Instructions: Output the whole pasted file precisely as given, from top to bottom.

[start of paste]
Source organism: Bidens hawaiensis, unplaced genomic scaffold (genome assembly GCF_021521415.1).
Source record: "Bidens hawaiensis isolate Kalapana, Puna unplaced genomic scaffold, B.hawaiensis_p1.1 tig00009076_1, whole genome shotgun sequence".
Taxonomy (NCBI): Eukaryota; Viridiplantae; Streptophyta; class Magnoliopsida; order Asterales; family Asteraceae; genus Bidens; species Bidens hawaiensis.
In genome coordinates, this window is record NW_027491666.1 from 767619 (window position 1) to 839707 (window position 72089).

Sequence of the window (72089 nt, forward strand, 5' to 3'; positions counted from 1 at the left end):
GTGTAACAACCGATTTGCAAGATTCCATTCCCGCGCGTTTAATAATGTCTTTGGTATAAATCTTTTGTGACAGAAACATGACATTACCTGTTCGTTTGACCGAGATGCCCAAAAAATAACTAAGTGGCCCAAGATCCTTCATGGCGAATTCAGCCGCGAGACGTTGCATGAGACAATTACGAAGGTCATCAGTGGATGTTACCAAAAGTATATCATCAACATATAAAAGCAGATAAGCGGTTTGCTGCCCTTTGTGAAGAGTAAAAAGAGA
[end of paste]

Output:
Source organism: Bidens hawaiensis, unplaced genomic scaffold (genome assembly GCF_021521415.1).
Source record: "Bidens hawaiensis isolate Kalapana, Puna unplaced genomic scaffold, B.hawaiensis_p1.1 tig00009076_1, whole genome shotgun sequence".
Taxonomy (NCBI): Eukaryota; Viridiplantae; Streptophyta; class Magnoliopsida; order Asterales; family Asteraceae; genus Bidens; species Bidens hawaiensis.
In genome coordinates, this window is record NW_027491666.1 from 767619 (window position 1) to 839707 (window position 72089).

Sequence of the window (72089 nt, forward strand, 5' to 3'; positions counted from 1 at the left end):
GTGTAACAACCGATTTGCAAGATTCCATTCCCGCGCGTTTAATAATGTCTTTGGTATAAATCTTTTGTGACAGAAACATGACATTACCTGTTCGTTTGACCGAGATGCCCAAAAAATAACTAAGTGGCCCAAGATCCTTCATGGCGAATTCAGCCGCGAGACGTTGCATGAGACAATTACGAAGGTCATCAGTGGATGTTACCAAAAGTATATCATCAACATATAAAAGCAGATAAGCGGTTTGCTGCCCTTTGTGAAGAGTAAAAAGAGA